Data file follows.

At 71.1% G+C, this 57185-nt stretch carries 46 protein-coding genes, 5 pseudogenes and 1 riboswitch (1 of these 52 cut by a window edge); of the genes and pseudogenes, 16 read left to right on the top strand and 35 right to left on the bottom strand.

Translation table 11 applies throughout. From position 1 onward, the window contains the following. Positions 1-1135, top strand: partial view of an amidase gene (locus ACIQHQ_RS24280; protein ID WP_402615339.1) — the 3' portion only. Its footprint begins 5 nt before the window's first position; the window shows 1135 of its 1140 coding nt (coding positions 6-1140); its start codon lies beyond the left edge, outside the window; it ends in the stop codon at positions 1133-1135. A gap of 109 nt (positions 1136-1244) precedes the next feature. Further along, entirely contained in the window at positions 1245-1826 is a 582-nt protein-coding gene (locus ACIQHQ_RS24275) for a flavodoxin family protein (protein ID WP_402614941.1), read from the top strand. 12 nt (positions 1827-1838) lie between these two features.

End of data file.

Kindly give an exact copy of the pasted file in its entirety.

At 71.1% G+C, this 57185-nt stretch carries 46 protein-coding genes, 5 pseudogenes and 1 riboswitch (1 of these 52 cut by a window edge); of the genes and pseudogenes, 16 read left to right on the top strand and 35 right to left on the bottom strand.

Translation table 11 applies throughout. From position 1 onward, the window contains the following. Positions 1-1135, top strand: partial view of an amidase gene (locus ACIQHQ_RS24280; protein ID WP_402615339.1) — the 3' portion only. Its footprint begins 5 nt before the window's first position; the window shows 1135 of its 1140 coding nt (coding positions 6-1140); its start codon lies beyond the left edge, outside the window; it ends in the stop codon at positions 1133-1135. A gap of 109 nt (positions 1136-1244) precedes the next feature. Further along, entirely contained in the window at positions 1245-1826 is a 582-nt protein-coding gene (locus ACIQHQ_RS24275) for a flavodoxin family protein (protein ID WP_402614941.1), read from the top strand. 12 nt (positions 1827-1838) lie between these two features.